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Australian films: National Portrait Gallery exhibit shows the behind the scenes of iconic movies

Muriel's Wedding - Toni Collette as Muriel trying on a wedding dress by Robert McFarlane
The exhibition brings together some of the most recognisable images and characters from Australia's most significant films.

Supplied: National Portrait Gallery

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Hundreds of images capturing the most significant characters in 100 years of Australian filmmaking have been brought together at the National Portrait Gallery in Canberra.

Stills from 1906's The Story of the Kelly Gang through to key moments in movies like Crocodile Dundee, Muriel's Wedding and The Dressmaker are featured in Starstruck - Australian Movie Portraits.

The exhibit showcases photos largely collected by the National Film and Sound Archive.

It celebrates the role of photography in filmmaking, with shots from casting, behind the scenes, character portraits, key scenes and promotional shots.

Tianna Sansbury, Laura Monaghan and Everlyn Sampi as Daisy, Gracie and Molly traversing a salt pay by Matt Nettheim
Tianna Sansbury, Laura Monaghan and Everlyn Sampi as Daisy, Gracie and Molly in the 2002 film Rabbit Proof Fence

Supplied: National Portrait Gallery

Curator at the National Film and Sound Archive, Jennifer Coombes, said photography was an often overlooked but vital element in the movie-making machine.

"[Photographers] are kind of in a pecking order, and they're not the most important person on set," she said.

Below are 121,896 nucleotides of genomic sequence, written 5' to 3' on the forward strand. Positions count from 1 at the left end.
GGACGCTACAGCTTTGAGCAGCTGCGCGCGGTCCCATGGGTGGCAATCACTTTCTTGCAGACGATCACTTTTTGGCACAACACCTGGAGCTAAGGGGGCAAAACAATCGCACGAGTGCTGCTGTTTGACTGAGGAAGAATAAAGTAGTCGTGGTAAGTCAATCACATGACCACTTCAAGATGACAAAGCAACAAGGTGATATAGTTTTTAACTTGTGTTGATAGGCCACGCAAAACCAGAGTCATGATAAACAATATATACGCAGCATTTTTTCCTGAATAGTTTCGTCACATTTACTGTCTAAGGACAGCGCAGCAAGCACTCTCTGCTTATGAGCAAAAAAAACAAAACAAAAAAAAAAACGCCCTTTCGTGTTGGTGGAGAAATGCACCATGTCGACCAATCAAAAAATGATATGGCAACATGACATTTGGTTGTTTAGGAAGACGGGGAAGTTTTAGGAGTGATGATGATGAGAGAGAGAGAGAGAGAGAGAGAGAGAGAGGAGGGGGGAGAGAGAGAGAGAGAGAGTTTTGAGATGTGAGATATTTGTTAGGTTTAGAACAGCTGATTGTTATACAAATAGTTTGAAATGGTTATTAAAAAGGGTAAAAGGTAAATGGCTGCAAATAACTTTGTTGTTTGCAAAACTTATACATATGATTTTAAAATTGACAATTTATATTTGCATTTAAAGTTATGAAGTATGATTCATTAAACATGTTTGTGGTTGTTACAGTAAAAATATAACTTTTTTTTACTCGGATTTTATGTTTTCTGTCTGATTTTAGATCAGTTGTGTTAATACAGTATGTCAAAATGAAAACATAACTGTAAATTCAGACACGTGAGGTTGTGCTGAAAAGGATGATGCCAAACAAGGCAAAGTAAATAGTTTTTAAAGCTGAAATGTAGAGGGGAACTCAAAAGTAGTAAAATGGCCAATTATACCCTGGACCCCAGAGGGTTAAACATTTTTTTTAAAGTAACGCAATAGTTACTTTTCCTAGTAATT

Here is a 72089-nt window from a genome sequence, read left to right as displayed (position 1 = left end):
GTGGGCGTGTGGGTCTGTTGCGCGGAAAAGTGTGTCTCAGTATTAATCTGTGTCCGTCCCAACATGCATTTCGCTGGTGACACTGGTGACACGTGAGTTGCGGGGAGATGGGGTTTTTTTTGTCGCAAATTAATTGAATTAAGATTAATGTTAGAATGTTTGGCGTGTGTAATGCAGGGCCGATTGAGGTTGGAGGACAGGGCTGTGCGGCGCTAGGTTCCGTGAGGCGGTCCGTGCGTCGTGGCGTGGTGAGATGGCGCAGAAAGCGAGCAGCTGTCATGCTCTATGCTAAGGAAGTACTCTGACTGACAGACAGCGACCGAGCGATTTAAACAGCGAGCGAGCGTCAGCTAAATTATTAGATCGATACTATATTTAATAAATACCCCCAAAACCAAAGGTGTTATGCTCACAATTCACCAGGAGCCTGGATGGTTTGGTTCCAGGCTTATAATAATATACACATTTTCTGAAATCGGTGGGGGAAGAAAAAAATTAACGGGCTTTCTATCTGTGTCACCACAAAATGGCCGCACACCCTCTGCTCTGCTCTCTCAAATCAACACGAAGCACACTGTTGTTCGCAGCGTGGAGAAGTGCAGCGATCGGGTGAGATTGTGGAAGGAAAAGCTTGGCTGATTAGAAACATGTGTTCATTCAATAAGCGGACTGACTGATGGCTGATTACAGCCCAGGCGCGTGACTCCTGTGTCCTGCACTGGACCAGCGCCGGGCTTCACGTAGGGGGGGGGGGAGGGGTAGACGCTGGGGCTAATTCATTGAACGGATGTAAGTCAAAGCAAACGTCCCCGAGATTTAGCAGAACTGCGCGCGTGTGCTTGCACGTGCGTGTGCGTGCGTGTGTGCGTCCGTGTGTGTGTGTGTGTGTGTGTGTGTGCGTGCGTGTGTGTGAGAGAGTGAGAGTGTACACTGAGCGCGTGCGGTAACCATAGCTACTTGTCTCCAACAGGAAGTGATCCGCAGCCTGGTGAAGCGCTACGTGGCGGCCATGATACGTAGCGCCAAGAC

Dead Calm - Nicole Kidman as Rae Ingram holding a spear gun by Jim Sheldon
Nicole Kidman in her role as Rae Ingram in the 1989 film Dead Calm.

Supplied: National Portrait Gallery

Capturing a feisty heroine

Film critic Margaret Pomeranz pointed to an image of Nicole Kidman clutching a spear gun from 1989's Dead Calm as her favourite among the collection.

"You look at this woman, who's really come through the Hollywood machine and forged such an interesting career for herself," she said.

Australian film critic Margaret Pomeranz.
Film critic Margaret Pomeranz says the fundamentals of film have not changed over a century of cinema.

ABC News: Cliantha Dawit-Dessay

"And there's a line in the film where the Billy Zane character says to her 'you'll still be beautiful at 80'.

"How right he was."

Ms Pomeranz said the spread of films showcased demonstrates how the fundamentals of cinema have not changed.

"Film is one of those collaborative artforms, where you have to bring so many elements together," she said.

"If you get just a couple of elements wrong, it's not such a good film.

"But when it works, that's just the magic of cinema for me."

The Dressmaker - Hugo Weaving as Horatio Farrat by Ben King
Hugo Weaving as Horatio Farrat in the 2015 film The Dressmaker

Supplied: National Portrait Gallery

Nailing the magic moment

Ms Coombes said the portraits offered an insight into both the character being portrayed, and the actor behind that character.

"We moved a bit beyond glamour when we were making this exhibition, and started talking about character and character transition," she said.

The exhibition runs until March next year.